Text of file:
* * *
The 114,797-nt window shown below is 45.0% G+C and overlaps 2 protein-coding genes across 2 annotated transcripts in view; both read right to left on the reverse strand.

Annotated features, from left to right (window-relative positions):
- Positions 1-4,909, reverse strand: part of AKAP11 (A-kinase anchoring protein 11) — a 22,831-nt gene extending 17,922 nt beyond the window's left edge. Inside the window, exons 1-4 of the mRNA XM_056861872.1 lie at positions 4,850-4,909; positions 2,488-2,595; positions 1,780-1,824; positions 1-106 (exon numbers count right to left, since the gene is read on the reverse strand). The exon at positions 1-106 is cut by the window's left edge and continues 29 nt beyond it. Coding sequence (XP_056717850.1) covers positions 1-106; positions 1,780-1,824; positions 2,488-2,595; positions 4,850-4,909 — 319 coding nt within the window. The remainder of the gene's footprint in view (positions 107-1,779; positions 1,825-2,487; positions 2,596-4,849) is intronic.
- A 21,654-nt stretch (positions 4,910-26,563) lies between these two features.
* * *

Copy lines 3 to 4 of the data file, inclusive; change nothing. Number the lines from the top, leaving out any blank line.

- Positions 1-4,909, reverse strand: part of AKAP11 (A-kinase anchoring protein 11) — a 22,831-nt gene extending 17,922 nt beyond the window's left edge. Inside the window, exons 1-4 of the mRNA XM_056861872.1 lie at positions 4,850-4,909; positions 2,488-2,595; positions 1,780-1,824; positions 1-106 (exon numbers count right to left, since the gene is read on the reverse strand). The exon at positions 1-106 is cut by the window's left edge and continues 29 nt beyond it. Coding sequence (XP_056717850.1) covers positions 1-106; positions 1,780-1,824; positions 2,488-2,595; positions 4,850-4,909 — 319 coding nt within the window. The remainder of the gene's footprint in view (positions 107-1,779; positions 1,825-2,487; positions 2,596-4,849) is intronic.
- A 21,654-nt stretch (positions 4,910-26,563) lies between these two features.